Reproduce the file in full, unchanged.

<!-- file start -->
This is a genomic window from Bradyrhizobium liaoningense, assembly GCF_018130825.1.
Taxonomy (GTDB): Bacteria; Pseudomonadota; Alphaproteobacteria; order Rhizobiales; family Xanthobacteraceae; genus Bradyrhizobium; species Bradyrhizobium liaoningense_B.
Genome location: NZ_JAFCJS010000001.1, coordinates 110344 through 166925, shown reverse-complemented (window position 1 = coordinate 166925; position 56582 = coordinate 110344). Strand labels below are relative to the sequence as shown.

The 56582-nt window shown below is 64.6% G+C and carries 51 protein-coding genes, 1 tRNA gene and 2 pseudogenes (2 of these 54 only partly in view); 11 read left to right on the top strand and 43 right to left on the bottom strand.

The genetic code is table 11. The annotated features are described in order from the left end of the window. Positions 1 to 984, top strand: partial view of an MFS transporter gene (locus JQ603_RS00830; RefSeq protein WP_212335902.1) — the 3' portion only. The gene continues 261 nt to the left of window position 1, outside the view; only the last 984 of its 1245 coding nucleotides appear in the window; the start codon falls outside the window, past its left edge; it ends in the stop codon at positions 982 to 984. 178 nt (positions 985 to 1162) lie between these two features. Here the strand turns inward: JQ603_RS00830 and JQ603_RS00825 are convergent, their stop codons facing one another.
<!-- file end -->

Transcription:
This is a genomic window from Bradyrhizobium liaoningense, assembly GCF_018130825.1.
Taxonomy (GTDB): Bacteria; Pseudomonadota; Alphaproteobacteria; order Rhizobiales; family Xanthobacteraceae; genus Bradyrhizobium; species Bradyrhizobium liaoningense_B.
Genome location: NZ_JAFCJS010000001.1, coordinates 110344 through 166925, shown reverse-complemented (window position 1 = coordinate 166925; position 56582 = coordinate 110344). Strand labels below are relative to the sequence as shown.

The 56582-nt window shown below is 64.6% G+C and carries 51 protein-coding genes, 1 tRNA gene and 2 pseudogenes (2 of these 54 only partly in view); 11 read left to right on the top strand and 43 right to left on the bottom strand.

The genetic code is table 11. The annotated features are described in order from the left end of the window. Positions 1 to 984, top strand: partial view of an MFS transporter gene (locus JQ603_RS00830; RefSeq protein WP_212335902.1) — the 3' portion only. The gene continues 261 nt to the left of window position 1, outside the view; only the last 984 of its 1245 coding nucleotides appear in the window; the start codon falls outside the window, past its left edge; it ends in the stop codon at positions 982 to 984. 178 nt (positions 985 to 1162) lie between these two features. Here the strand turns inward: JQ603_RS00830 and JQ603_RS00825 are convergent, their stop codons facing one another.